hoond] "badger hunter"
Records of this breed date back
to the 15th century. It was originally bred in
Germany for the purpose of hunting and killing
badgers (dachs=badger; hund=dog).
The long body and short legs were bred into the
breed so the dog could follow the badger into its
burrow; its legs are actually quite powerful,
since it was often necessary for early dachshunds
to dig the badger out of its burrow. Centuries of
breeding dachshunds for hunting and killing such
a dangerous animal as a badger makes today's
dachshunds amazingly fearless for their size.
The name Dachshund
became a breed designation in the early 17th
century, with smooth and longhaired coat
varieties; wirehairs were added as a distinct
variety in 1890. American Kennel Club
registrations began in 1885.
Dachshunds come in two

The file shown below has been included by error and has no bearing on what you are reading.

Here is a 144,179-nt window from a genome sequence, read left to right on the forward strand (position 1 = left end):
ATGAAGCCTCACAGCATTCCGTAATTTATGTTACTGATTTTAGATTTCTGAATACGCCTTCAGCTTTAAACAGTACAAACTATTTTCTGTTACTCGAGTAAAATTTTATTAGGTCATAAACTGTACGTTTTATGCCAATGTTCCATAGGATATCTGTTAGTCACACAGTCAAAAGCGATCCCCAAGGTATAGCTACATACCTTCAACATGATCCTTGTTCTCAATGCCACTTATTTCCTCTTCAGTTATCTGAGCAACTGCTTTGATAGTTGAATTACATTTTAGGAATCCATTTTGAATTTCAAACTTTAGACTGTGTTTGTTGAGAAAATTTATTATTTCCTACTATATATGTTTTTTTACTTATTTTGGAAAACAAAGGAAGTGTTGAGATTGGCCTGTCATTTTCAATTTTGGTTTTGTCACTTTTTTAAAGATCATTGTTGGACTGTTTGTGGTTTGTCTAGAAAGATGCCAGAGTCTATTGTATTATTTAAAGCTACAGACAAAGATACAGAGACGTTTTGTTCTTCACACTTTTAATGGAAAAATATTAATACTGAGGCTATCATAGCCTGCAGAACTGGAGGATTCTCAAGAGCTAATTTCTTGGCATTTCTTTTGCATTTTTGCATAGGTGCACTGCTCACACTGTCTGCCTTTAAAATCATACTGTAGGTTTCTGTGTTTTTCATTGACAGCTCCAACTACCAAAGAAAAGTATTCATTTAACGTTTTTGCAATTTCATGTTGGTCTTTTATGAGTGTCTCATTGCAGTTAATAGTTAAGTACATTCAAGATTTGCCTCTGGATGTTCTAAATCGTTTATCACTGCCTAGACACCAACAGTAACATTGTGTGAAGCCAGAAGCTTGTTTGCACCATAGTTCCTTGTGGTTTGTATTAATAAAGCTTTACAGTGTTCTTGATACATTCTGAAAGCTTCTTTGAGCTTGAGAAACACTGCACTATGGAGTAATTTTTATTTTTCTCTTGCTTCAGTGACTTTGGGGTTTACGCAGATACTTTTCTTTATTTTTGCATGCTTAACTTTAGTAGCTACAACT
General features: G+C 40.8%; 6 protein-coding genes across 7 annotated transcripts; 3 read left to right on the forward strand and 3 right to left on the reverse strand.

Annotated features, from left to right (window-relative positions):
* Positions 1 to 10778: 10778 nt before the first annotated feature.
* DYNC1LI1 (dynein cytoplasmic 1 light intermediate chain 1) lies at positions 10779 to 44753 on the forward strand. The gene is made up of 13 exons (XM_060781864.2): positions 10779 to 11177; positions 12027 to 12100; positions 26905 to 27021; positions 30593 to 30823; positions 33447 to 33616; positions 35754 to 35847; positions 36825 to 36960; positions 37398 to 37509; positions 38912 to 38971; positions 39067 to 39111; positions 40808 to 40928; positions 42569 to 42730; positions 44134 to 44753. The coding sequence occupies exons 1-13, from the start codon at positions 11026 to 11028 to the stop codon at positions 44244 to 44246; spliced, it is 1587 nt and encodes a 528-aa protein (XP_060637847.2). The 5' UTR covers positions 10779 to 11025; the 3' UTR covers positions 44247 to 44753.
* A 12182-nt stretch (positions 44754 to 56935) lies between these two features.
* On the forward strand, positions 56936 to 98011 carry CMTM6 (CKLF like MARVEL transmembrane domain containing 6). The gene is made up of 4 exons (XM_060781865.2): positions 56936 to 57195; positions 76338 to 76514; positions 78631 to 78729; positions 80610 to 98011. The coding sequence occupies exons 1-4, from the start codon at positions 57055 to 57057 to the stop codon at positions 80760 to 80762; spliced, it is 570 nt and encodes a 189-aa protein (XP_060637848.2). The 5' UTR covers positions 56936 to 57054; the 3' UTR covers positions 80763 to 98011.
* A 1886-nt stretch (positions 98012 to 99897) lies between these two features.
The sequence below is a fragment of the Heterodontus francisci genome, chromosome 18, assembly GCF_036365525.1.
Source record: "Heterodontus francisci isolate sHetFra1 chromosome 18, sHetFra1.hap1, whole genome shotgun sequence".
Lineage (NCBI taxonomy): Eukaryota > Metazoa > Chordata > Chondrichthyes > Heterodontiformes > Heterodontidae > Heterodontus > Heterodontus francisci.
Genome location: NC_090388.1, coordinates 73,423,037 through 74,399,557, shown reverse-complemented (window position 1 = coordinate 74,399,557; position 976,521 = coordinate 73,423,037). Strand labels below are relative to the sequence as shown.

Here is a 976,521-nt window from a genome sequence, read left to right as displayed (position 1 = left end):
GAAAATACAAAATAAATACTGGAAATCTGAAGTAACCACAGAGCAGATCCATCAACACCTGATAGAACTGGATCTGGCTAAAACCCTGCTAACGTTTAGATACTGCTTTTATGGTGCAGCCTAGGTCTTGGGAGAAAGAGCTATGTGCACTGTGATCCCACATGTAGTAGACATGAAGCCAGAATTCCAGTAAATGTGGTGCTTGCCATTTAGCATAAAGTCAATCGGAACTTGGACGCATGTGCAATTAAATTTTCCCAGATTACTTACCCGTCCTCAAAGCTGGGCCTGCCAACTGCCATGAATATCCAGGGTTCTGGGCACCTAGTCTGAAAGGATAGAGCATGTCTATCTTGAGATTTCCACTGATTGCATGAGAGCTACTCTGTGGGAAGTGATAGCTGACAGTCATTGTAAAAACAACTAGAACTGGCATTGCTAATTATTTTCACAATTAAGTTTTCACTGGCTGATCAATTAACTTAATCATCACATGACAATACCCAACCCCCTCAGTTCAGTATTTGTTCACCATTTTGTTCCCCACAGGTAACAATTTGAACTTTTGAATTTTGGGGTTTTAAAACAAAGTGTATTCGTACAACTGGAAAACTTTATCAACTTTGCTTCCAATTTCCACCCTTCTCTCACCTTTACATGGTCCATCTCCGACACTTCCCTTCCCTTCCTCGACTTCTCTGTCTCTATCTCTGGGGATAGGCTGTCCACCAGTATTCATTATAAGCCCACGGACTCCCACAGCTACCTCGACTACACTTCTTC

recognized sizes. The standard stands 14-18
inches high and weighs 16-32 pounds. Miniature
dachshunds are no more than 14 inches high and
weigh less than 11 pounds.
The dachshund is a lovable and
playful dog. It can adapt to most living
environments, and is especially well suited for
apartment dwellers. Although it can be an ideal
pet for children, the dachshund can easily take
control of a household if not given specific and
very firm boundaries and rules to follow. It is a
curious and clever dog, traits which can lead
untrained dachshunds to be rather mischievous
and, sometimes, destructive.
American Kennel Club www.akc.org/breeds/dachshund/
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